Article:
Latest posts by The Octant (see all)
- You Cannot Do It (All) - October 24, 2017
- Yale-NUS Student Government Elections: Why the apathy? - March 8, 2016
- What is Our Time Here For?: The meaning of Yale-NUS College and the liberal arts - March 8, 2016
Photo by Pareen Chaudhari
When Hillary Loh ’18 returned from a lecture, she found a slip of paper at her door. “Good morning sunshine! Thank you for making this school an even better place by participating in the Angels game,” it read, before announcing the name of her Mortal.
The past month or so has seen the mushrooming of a number of student-initiated community building efforts. Conceptualised, facilitated and executed entirely by students, these organic initiatives have further enriched the community at Yale-NUS College and added to the flurry of activity on campus.
“I felt that perhaps the community spirit was a bit lacking this semester, [which is why] I thought to revive [the Angels game],” said Anna Evtushenko ’17, who facilitates the game with Amanda Lee ’17. In the game, a ‘Mortal’ is randomly assigned an ‘Angel’, and the ‘Angel’ is to send the ‘Mortal’ letters or gifts over the course of the semester. Both classes participate in the game on an opt out basis.
On student initiatives, Loh thinks they fill niches that larger and more generic schoolwide events may not fully satisfy. What’s Going On is another student initiative started by four students on Sept. 15. According to Willie Khoo ’17, one of the organisers, the four of them saw a need for a regular safe space where students could be vulnerable with each other and gather to discuss community issues. “In our intro session … [some participants said that until then] we’ve not had a space like this… [and they thought] having a space like this is very important,” shared Khoo. Their dialogue sessions so far have discussed topics like the use of spaces on campus and expectations in college. One of these sessions inspired Kavya Gopal ’18 and Hannah Yeo ’18 with the idea for Lunch Lottery, a social dining project and adaptation of Lunch Tag.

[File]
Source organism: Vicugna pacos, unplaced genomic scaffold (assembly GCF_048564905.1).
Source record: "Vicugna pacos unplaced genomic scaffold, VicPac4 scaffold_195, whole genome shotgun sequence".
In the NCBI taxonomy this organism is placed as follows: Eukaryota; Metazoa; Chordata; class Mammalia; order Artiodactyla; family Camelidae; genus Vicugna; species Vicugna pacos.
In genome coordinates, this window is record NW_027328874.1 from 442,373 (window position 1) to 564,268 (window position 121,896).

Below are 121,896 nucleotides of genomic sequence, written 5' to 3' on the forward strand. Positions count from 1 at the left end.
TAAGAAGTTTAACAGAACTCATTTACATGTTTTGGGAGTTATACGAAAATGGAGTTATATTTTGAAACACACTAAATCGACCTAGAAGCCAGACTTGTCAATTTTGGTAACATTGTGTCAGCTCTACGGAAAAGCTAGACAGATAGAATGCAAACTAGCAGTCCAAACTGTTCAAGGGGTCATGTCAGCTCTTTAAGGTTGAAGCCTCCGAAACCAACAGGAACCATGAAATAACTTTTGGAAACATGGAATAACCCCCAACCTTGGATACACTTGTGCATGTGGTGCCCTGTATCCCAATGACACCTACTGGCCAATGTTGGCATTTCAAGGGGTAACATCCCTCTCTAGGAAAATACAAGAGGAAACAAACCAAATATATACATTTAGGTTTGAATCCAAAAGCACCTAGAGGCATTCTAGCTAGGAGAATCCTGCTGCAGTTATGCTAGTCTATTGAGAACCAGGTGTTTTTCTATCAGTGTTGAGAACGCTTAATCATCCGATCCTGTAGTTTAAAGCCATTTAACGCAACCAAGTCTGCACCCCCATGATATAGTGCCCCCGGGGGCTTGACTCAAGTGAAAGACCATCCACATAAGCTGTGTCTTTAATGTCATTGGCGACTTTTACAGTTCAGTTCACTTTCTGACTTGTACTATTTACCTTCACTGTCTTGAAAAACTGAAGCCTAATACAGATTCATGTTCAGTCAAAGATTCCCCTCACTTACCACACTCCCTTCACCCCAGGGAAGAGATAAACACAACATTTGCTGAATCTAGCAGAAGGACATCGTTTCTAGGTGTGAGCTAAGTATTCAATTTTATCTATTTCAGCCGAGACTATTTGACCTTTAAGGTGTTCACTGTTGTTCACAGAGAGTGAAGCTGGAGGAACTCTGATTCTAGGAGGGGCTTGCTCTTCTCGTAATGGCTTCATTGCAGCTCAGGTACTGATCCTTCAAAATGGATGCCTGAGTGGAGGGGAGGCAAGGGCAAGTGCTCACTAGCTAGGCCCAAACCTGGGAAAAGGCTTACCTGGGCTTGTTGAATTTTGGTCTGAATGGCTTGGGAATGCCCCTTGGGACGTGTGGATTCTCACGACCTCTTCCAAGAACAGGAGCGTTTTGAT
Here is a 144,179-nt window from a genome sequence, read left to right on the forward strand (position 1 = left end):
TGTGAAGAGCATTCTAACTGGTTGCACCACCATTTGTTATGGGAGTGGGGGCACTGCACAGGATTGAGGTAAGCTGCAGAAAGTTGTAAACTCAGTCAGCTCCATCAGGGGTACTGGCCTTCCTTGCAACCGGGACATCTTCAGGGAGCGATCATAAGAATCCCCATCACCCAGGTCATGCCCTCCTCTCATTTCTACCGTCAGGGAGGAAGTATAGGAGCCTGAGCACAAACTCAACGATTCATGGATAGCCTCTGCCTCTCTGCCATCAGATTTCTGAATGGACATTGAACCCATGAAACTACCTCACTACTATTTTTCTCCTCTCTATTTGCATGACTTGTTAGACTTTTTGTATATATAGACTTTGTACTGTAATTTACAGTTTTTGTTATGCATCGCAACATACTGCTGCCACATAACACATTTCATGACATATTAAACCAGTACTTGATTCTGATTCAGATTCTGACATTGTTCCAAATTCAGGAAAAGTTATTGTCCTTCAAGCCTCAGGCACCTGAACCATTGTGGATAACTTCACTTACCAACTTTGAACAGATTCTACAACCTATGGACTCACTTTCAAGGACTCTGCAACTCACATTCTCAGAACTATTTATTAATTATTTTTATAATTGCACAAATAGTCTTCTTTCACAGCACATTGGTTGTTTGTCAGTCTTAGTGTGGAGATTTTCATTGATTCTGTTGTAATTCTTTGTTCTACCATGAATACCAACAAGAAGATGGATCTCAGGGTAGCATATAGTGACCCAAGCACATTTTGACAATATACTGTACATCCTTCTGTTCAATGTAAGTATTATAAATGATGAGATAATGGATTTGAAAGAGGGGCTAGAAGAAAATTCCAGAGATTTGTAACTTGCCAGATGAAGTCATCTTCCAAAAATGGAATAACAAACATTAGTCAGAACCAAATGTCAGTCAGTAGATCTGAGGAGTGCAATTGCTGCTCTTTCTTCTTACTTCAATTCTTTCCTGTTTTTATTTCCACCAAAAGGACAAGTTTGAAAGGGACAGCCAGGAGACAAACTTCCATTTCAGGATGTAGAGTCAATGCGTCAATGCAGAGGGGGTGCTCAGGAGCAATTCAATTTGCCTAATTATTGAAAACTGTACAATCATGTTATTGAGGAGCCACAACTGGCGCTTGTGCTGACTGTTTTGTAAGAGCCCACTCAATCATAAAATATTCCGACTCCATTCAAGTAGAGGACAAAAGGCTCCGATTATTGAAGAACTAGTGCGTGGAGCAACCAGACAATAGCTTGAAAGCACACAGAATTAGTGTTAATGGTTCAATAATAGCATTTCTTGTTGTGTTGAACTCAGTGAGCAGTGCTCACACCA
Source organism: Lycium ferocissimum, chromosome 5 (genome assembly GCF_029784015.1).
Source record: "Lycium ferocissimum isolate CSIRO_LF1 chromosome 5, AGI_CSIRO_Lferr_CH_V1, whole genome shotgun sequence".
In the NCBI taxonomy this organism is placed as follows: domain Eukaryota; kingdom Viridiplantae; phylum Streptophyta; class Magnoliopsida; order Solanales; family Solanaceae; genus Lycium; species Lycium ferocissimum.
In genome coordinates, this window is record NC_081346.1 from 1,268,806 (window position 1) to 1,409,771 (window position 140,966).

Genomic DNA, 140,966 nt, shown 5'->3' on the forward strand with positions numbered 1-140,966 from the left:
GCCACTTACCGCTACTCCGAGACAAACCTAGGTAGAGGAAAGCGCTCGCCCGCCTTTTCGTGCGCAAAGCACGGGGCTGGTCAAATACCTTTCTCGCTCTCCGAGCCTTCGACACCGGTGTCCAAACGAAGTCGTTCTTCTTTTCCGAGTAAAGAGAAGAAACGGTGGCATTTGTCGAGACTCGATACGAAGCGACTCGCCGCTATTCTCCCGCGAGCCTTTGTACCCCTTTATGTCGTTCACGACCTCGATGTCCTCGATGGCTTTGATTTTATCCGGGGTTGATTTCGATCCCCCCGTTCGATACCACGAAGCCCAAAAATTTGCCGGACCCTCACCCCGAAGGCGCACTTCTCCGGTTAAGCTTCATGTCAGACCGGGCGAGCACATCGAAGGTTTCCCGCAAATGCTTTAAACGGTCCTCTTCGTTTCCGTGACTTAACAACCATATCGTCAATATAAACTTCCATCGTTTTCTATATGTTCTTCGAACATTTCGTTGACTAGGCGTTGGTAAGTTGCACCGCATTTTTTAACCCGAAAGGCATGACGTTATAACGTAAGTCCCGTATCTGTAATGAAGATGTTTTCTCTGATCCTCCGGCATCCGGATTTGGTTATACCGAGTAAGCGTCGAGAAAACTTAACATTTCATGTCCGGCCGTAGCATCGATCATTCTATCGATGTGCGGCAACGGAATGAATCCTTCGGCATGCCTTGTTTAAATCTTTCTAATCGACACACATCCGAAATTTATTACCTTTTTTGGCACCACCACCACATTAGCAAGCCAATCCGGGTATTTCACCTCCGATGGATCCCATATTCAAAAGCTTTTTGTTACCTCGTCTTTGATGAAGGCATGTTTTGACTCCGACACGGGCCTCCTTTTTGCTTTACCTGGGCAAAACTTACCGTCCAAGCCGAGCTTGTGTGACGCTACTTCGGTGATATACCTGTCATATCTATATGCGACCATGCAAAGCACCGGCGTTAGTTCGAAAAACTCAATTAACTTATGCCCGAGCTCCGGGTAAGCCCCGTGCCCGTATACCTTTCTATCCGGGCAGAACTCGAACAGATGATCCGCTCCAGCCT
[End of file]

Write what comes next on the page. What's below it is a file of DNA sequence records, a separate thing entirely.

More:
The students interviewed for this article all agreed on the importance of student-led initiatives. “One of the special things about Yale-NUS is the close knit community we have … [and initiatives like these] reflect school spirit,” said Andrew Lai ’18, who is organising a college-wide music mixtape exchange with fellow classmate Yonatan Gazit ’18. “Also if you know the person organising [the event], it seems more likely that people will participate,” said Lai.
Others think student ownership of ideas is important. “The gulf between idea and action is really huge. People don’t usually realise this until they take ownership of an idea themselves. It’s easy to throw an idea out there and expect the DoS, ESC or someone else to take it up … [Bridging the gulf through seeing an idea through] is a very satisfying [process] and very important,” said Khoo.
At the end of the day, while not every student may participate in, or be as involved as others in activities on campus, student-initiated or otherwise, it is comforting to know that Yale-NUS is a growing, self-aware community.
On a final note, Evtushenko added, “I really hope all the Angels reach out to their mortals soon, because Angels is all about giving.”